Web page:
How's this link work for a shematic, seem correct to you? http://www.cadvision.com/blanchas/hexfet/npch-sw-sch.htm im gonna use an irf9520 I think i and an irf 540 My plan to drive it is from a 555 timer, im gonna set up a dual supply opamp to take the 555 output from 0/12v to -12/+12,
If what you're trying to do is drive a speaker or similar load with a 5KHz square wave, you might be better off using bipolar transistors instead of mosfets. Use a cmos 555 (which drives the output right to the supply rails, unlike the bipolar version), and replace your N-channel source follower with an NPN small signal transistor driving a PNP power transistor (see http://en.wikipedia.org/wiki/Sziklai_pair but also add a resistor between the base and emitter of the PNP transistor). Then add an opposite pair (PNP small signal transistor driving NPN power transistor) to pull the output down to ground. This isn't quite as efficient as using a mosfet half h-bridge (because you will have maybe 1.5v drop across whichever power transistor is turned on), but it avoids the problems of shoot-through that you tend to get with home-made h-bridges.
If the power required in the load is very large, then the mosfet h-bridge is the most efficient solution; but in this case I recommend you buy a mosfet h-bridge driver chip. You won't need any p-channel mosfets because these driver chips are always designed so that both the upper and lower switches in each half h-bridge are n-channel.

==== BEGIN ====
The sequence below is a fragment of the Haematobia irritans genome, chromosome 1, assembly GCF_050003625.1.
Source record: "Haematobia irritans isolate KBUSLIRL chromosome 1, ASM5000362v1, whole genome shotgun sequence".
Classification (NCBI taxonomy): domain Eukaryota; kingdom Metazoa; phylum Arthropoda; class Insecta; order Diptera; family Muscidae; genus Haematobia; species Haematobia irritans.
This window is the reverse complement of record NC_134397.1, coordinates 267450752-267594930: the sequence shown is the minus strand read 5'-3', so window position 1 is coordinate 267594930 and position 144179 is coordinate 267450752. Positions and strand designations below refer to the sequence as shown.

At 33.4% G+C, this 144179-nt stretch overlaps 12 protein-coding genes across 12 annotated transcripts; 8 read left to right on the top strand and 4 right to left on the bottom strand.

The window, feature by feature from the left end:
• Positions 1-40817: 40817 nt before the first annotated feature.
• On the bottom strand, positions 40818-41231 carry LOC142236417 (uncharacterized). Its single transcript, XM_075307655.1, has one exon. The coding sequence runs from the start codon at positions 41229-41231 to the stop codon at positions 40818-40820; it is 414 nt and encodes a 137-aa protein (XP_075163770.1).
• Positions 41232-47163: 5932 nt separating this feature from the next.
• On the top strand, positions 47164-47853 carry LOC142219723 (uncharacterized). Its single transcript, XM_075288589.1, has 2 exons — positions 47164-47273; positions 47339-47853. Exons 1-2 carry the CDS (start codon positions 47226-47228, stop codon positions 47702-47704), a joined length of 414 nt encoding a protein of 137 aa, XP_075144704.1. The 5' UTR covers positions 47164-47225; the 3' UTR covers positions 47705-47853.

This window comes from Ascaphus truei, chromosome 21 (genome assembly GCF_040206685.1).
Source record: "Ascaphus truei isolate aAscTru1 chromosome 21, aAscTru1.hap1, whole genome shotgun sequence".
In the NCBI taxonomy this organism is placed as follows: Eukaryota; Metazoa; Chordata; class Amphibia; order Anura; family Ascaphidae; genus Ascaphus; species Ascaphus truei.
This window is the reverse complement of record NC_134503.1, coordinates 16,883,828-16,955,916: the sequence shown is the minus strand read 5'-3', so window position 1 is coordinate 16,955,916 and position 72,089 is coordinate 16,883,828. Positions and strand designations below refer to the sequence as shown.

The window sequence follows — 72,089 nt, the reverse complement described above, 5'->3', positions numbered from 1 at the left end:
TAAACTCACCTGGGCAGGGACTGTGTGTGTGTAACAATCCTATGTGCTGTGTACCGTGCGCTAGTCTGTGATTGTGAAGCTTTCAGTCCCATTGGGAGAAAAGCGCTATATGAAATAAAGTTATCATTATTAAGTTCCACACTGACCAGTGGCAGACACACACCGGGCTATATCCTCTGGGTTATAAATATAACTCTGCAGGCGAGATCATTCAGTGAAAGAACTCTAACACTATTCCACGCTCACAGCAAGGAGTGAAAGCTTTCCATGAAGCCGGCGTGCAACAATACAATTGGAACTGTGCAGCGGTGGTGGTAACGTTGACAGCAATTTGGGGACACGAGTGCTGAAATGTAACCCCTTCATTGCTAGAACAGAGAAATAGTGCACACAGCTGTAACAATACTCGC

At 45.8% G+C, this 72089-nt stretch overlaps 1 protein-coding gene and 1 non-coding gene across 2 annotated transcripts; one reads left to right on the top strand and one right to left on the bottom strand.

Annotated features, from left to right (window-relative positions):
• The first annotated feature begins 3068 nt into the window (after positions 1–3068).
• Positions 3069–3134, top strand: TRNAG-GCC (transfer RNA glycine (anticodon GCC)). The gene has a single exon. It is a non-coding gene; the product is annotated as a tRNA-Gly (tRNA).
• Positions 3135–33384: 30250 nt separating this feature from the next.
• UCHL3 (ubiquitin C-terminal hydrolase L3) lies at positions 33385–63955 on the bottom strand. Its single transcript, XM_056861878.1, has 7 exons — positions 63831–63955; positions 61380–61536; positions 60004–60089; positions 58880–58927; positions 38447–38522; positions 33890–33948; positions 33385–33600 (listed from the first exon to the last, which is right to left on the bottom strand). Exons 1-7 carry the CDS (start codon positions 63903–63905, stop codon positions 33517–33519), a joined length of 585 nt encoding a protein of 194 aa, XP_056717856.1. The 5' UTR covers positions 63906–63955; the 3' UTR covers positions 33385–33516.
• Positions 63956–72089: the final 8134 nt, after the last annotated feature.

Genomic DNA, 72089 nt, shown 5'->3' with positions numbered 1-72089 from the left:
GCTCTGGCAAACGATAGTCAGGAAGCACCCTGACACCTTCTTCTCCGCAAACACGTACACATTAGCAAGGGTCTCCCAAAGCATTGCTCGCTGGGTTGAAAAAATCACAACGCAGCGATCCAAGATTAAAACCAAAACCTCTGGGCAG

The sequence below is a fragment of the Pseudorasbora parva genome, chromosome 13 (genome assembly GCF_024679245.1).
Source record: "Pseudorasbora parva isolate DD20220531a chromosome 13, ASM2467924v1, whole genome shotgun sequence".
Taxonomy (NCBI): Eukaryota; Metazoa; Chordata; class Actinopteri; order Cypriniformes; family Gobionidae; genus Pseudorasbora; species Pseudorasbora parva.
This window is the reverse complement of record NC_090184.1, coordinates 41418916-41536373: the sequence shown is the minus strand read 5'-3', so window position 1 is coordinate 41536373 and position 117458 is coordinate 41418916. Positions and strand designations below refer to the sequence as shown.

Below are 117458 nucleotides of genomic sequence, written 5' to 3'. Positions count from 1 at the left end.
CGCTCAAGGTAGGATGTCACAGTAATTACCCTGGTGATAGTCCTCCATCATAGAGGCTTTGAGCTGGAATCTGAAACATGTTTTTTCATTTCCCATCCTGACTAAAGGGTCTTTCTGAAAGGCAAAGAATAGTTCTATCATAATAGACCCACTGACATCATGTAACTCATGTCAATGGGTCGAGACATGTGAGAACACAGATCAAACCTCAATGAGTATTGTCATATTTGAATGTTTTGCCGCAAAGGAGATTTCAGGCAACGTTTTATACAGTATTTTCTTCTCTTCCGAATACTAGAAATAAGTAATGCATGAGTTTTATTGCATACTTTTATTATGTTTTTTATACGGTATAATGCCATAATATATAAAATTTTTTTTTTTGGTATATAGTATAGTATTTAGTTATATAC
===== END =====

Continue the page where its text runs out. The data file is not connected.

I don't like that because it is possible to turn both FETs on at the same time. You should look for a circuit that can't do that even by accident.
Yeah looking at that id rework it so it is both driven from the same wire, so +12 activats the nchannel, -12v will activate the pchannel Anyone know any good examples? And one of the things I plan on doing with this circuit is playing around with homeade higher frequency transformers, so ill probably want like 1-2 amps available
So basically this is how id wire it, should I add 10k resistors to ground for the gates? http://www.electronics-tutorials.ws/transistor/tran_7.html
winner10920: How's this link work for a shematic, seem correct to you? http://www.cadvision.com/blanchas/hexfet/npch-sw-sch.htm im gonna use an irf9520 I think i and an irf 540 My plan to drive it is from a 555 timer, im gonna set up a dual supply opamp to take the 555 output from 0/12v to -12/+12,
That schematic is for slow-speed switching rather than PWM - you need to reduce those 10k resistors between gate/source so the MOSFETs turn off fast - with 10k they are likely to spend 20 to 200us in turn-off, all the time in the linear region dissipating lots of power. For a 5kHz signal this clearly isn't sensible. Remember power MOSFET input capacitances can be around 10nF or so. To switch off in 1us you might need the gate-source resistors as low as 100 ohms (which would mean using 2W resistors!)
Proper MOSFET driver chips use active drive to the gate rather than one-sided in order to get good switching speed both on and off.
wouldn't the switch from +12 to -12 actively drive it? just realized tho if I do it the way in that last picture it'll put too much voltage on the gate since the gate will be the opposite rail which is atleast 24v difference, being over the 20 vgs spec, or is my thinking missing something somewhere
you might need the gate-source resistors as low as 100 ohms (which would mean using 2W resistors!)
A 2W resistor to switch a 10nF capacitor, that sounds a bit excessive. It is not a continuous current rating we are working with.
just realized tho if I do it the way in that last picture it'll put too much voltage on the gate
Yes it will, your thinking is correct.